This White Paper discusses the subject of 10 Gigabit/second data transmission over balanced twisted-pair cabling. Balanced twisted-pair cabling refers to either unshielded twisted pair (UTP) or screened twisted pair (ScTP) cabling. The term screened or shielded twisted pair generally refers to a TIA recognised cable construction with an overall metallic screen over a 4-pair core, also designated as F/UTP in the International Standards. Arguments can be made in support of unshielded twisted-pair (UTP) or screened twisted-pair (ScTP) cabling for 10 Gb/s applications over copper.
It is important for the end user to understand that shielded cabling is not a magic cure to solve the problem of noise. It can often make the situation worse. When considering all the issues, advanced UTP solutions such as Belden’s IBDN System 10GX provide not only superior noise performance, but do so without the additional bonding and grounding requirements of ScTP cabling.
Unshielded vs shielded cabling
There is a perception that screened cable provides better noise immunity because the screen acts as a defensive barrier against electromagnetic interference. The effectiveness of shielding as an electromagnetic barrier depends on many things, including;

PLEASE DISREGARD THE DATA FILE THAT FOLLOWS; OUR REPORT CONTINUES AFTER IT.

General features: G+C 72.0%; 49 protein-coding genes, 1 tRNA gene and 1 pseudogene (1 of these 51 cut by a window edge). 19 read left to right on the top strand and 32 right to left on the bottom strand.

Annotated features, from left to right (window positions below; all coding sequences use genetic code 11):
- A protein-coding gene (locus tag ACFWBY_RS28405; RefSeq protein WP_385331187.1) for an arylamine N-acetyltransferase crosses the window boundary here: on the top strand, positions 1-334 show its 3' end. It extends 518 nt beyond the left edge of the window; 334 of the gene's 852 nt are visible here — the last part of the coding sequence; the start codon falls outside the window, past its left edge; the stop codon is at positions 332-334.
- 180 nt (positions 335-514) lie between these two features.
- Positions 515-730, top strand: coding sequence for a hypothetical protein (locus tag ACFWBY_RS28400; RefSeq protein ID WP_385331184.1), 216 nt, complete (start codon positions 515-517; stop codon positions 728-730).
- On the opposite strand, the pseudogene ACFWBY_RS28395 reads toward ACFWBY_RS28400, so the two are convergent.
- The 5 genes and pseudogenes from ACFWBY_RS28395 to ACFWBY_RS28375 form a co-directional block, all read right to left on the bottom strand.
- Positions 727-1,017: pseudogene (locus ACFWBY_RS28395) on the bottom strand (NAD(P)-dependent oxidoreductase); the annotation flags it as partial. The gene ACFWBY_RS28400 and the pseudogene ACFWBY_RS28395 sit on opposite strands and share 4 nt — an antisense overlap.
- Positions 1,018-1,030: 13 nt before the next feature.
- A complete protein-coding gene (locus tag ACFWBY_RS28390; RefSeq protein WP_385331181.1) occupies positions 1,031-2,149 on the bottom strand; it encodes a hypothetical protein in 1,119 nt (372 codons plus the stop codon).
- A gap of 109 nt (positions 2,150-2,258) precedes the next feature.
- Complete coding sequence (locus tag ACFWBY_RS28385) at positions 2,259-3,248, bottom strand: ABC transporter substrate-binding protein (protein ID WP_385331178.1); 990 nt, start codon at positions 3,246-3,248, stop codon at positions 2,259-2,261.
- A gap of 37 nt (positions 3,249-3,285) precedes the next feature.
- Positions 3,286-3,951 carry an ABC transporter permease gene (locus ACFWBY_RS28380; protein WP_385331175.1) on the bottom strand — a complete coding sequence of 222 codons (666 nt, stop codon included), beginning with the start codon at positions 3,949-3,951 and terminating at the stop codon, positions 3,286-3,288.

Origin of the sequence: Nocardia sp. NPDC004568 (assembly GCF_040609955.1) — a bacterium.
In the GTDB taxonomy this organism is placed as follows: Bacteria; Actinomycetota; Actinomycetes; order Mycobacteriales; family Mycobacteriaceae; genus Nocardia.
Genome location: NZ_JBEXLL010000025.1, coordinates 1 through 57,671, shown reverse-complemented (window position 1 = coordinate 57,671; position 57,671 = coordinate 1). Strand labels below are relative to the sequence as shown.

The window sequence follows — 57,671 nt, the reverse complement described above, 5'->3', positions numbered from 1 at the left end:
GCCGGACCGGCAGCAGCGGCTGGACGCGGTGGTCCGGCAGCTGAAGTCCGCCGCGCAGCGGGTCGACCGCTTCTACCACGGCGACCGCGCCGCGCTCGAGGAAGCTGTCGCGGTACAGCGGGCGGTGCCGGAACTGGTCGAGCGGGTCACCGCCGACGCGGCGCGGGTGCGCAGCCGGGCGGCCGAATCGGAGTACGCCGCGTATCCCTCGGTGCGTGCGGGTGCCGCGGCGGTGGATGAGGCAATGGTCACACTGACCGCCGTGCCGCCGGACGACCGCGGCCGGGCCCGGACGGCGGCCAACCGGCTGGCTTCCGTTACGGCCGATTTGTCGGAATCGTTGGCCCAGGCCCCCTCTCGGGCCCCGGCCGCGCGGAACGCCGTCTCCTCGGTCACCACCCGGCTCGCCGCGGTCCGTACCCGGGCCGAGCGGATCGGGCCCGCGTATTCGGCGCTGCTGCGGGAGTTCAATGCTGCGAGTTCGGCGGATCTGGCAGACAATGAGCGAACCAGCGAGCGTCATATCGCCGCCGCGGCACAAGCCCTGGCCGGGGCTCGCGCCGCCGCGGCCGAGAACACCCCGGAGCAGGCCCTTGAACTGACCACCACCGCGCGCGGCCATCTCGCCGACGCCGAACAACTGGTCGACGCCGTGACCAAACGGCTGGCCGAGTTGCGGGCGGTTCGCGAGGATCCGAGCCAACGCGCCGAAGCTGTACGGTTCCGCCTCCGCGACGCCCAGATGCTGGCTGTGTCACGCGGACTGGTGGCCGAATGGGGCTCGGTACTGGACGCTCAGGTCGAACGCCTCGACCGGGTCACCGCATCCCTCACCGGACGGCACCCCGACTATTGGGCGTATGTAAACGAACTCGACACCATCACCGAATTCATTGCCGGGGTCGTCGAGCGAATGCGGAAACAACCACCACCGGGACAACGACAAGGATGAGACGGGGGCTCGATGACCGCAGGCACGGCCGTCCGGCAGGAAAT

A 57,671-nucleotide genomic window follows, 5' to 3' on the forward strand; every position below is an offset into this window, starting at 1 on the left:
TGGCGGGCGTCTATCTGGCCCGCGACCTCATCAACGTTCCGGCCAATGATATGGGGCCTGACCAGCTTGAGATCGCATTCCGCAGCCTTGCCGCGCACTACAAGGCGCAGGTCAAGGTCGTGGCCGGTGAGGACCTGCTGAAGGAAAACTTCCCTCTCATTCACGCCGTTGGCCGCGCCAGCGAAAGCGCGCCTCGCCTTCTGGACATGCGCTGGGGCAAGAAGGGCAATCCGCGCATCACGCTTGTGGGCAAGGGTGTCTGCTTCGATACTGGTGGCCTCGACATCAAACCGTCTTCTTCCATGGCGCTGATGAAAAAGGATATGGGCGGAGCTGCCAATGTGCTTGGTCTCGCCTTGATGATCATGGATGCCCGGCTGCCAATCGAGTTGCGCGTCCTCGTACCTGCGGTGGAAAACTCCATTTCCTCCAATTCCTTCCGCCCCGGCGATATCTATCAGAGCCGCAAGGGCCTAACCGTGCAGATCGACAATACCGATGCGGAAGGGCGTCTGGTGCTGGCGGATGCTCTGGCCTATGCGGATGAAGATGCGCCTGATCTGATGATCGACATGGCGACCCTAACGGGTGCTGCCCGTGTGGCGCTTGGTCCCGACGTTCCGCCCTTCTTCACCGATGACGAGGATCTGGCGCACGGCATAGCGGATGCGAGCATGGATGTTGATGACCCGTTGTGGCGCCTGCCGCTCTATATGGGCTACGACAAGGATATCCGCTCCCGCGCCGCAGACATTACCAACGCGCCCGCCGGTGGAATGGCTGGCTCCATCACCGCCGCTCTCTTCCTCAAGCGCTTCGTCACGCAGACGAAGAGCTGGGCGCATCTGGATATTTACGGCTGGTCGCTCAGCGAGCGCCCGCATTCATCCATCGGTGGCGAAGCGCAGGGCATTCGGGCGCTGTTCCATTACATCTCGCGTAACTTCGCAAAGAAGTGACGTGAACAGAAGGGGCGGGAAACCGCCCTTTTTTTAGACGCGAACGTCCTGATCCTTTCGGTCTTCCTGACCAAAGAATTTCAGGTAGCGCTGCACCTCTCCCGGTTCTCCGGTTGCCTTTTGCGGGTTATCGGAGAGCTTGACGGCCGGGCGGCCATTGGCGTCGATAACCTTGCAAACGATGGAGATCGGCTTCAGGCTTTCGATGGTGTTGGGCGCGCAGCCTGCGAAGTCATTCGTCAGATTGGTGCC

1. The quality and the reliability of the shield terminations.
2. The balance of the twisted pairs.
3. The impedance of the ground connection.
4. The ground potential difference between local and remote grounds.
All these factors can have a significant impact on system performance and noise immunity. Noise immunity performance depends very much on the pair balance for both unshielded and shielded cabling. It is important to understand the sources of external noise and the mechanisms for counteracting external noise.
Shielding works, right?
Here is a quote from a noted expert on shielding: “In high-speed digital applications, a low impedance connection between the shield and the equipment chassis at both ends is required in order for the shield to do its job.”
Two conditions are necessary to ensure that shielding works at high frequencies.
• First, the screen needs to be grounded at both ends.
• Second, the screen needs to be terminated with a low impedance connection to ground. A low impedance ground connection requires a 360 degree contact between the foil and the shielded connector housing. A short length of ground wire (sometimes called a pigtail) is not a low impedance connection.